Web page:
Google Cloud Bigtable
A scalable, fully-managed NoSQL wide-column database that is suitable for both real-time access and analytics workloads.
Good for low-latency read/write access, high-throughput analytics and native time series support.
- Ideal for storing very large amounts of single-keyed data.
- It supports high read and write throughput at very low latency
- Ideal data source for MapReduce operations.
- Compresses your data automatically using an intelligent algorithm.
- Native time series support.
- Advantages over a self-managed HBase installation:
- Incredible scalability
- Simple administration
- Cluster resizing without downtime
Cloud Bigtable does not support transactions but single-row operations are transactional and atomic. Unlike Cloud Firestore, it does not support transactions nor secondary indexes.
An instance is a container for clusters and nodes.
- Tables belong to instances (not to clusters nor nodes).
A cluster represents actual BigTable service, located in a single zone.
- An instance can have up to 2 clusters.
- Storage type can be SSD (lower latency for real-time serving) or HDD (higher latency for analytics or batch processing).
- A client request go through a front-end server before it is sent to a node. It uses a load balancer as a proxy for connections.
- In a production instance, there are 3 or more nodes.
- Each cloud BigTable zone is managed by a master process, which balances workload and data volume between nodes.
- Nodes are separated from actual storage, so when a node fails no data is lost. They store metadata.
- Adding nodes increases storage, throughput and rows read per second. Throughput scales linearly (adding 10k queries/second).
- Multiple nodes map to data based on the metadata.
- A Cloud Bigtable table is shared into blocks of contiguous rows, called tablets, to help balance the workload of queries.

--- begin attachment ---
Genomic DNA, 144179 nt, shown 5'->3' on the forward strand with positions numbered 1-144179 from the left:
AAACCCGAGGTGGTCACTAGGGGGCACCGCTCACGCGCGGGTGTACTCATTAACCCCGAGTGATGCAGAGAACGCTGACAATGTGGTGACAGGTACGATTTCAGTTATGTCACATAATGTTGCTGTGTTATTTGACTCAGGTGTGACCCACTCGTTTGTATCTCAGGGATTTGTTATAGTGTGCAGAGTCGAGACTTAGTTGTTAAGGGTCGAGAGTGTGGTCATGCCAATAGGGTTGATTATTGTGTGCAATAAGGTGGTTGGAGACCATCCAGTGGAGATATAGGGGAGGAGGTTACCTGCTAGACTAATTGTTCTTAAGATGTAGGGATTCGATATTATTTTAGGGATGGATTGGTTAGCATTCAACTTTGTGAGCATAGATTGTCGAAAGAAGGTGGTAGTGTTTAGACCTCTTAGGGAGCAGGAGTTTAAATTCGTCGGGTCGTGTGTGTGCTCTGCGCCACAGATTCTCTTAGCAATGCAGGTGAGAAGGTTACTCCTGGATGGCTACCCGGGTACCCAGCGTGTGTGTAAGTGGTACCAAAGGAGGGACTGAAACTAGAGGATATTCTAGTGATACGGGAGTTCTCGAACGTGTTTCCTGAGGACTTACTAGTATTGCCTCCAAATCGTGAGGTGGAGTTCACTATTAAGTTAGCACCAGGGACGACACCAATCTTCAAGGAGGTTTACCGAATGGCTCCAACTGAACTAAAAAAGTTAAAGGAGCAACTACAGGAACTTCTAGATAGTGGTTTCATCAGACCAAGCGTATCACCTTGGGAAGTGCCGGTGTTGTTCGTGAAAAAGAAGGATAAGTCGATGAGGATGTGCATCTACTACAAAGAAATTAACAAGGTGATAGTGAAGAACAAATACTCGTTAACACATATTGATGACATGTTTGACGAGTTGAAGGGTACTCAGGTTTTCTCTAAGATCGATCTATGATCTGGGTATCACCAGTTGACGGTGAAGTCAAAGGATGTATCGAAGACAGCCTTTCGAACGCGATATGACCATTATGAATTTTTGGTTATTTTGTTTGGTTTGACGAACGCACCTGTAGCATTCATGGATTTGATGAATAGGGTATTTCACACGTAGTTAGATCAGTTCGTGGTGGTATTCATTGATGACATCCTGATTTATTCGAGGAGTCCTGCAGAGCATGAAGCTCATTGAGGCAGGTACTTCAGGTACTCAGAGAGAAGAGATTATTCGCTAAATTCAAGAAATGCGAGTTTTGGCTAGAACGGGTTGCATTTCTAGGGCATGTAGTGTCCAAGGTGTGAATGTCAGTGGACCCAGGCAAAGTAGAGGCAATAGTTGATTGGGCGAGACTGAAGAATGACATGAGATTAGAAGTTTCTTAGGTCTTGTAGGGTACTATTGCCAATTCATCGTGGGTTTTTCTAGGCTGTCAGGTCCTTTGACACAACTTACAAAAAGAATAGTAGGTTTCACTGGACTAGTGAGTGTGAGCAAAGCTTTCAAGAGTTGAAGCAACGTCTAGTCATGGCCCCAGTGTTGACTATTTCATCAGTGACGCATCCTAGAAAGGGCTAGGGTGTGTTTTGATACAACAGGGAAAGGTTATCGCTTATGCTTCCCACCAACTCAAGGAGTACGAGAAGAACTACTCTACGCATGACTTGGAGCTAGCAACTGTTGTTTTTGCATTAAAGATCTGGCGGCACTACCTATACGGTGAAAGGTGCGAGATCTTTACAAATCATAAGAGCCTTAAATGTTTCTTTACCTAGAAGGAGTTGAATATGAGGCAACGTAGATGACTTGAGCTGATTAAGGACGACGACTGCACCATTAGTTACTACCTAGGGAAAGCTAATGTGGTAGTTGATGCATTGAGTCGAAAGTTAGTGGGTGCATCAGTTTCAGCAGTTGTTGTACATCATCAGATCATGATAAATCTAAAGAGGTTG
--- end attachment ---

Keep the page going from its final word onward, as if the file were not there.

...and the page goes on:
- Rebalancing tablets from one node to another is very fast, because data is not copied.
Replication in a Cloud Bigtable instance is achieved with 2 clusters in the same instance.
Cloud Bigtable replicates the following types of changes automatically:
- Updates to the data in existing tables
- New and deleted tables
- Added and removed column families
- Changes to a column family's garbage-collection policy
- By default, eventually consistent
- Read-your-writes consistency, with groups of apps requesting with single-cluster routing, leaving other cluster for other purposes.
- Strong consistency, with groups of apps with single-cluster routing, leaving other cluster only for failover.
If a Cloud Bigtable cluster becomes unresponsive, replication makes it possible for incoming traffic to fail over to the instance's other cluster.
NoSQL, no-joins, distributed key-value store.
- Each table has only one index, the row key.
- Rows are lexicographically sorted according to row-key, .
- All operations are atomic at the row level.
Columns are grouped in column families.
Unwritten cells do not take up space.
Every cell is versioned with timestamp by default, and garbage collection retains the latest version.
Expiration can be set at column family level.
Periodic compaction reclaims unused space of cells.
Time Series Data
Recording time along a measurement.
- General patterns: short meaningful names
- Patterns for row-key design:
- Tall and narrow tables.
- Insert new rows instead of column versions.
- Design row keys with queries in mind.